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Does an eating disorder make you socially inept?


Isolation and eating disorders go hand in hand.

After all, if you're struggling with anorexia or bulimia, advertising it to the world is the last thing you want. So, many people with eating disorders find themselves spending more time alone--or at least enough time to engage in their disordered eating behaviors, like binging, purging or using laxatives.

But does this isolation permeate the rest of their lives?

A study from King's College London reports that those with eating disorders get significantly less pleasure from social situations than those without eating disorders--and that helping the former group develop better interpersonal skills might be an important part of the recovery process.

Hedonia and Anhedonia

To determine how the study participants--148 of them--felt about social situations, researchers measured hedonia, which is when a person finds something pleasurable, and anhedonia, which is when a person doesn't have interest in something.

The study included 72 anorexics, 19 bulimics, 14 recovering anorexics and 43 healthy control participants.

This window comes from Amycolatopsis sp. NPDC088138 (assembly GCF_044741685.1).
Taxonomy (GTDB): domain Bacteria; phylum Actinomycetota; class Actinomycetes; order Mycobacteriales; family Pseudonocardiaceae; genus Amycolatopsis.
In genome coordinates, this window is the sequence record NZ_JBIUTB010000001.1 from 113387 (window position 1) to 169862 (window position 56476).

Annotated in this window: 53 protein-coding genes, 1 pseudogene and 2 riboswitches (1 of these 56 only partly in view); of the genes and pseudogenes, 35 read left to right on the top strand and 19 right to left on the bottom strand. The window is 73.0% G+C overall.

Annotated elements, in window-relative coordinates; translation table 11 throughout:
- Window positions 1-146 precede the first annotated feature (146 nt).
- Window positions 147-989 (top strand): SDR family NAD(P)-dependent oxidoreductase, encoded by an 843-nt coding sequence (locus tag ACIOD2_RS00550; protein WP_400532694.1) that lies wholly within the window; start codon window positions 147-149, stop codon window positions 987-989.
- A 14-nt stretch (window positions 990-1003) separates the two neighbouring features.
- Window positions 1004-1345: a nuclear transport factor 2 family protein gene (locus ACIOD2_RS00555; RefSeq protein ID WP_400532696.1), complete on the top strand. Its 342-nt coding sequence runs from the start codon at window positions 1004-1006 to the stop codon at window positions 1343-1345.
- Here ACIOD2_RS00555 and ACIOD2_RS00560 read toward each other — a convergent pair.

In both the anorexic and bulimic patients, 31 percent had social phobia. Fifty percent of the anorexics and 31 percent of bulimics had generalized anxiety disorder. These same two groups scored three times higher on the social anhedonia scale than the healthy control patients.

And for those in recovery from an eating disorder? They scored almost twice as high as healthy controls on the social anhedonia scale, suggesting that, even in recovery, eating disorder patients still struggle with social situations.


Authors note that social phobias help those with eating disorders maintain their problems by isolating them.

"Difficulty identifying and expressing feelings could be related to this diminished drive for social pleasure," the authors wrote.

Helping them find pleasure and comfort in social situations, researchers say, is a key component of positive reinforcement and healing.

Source: Daily Rx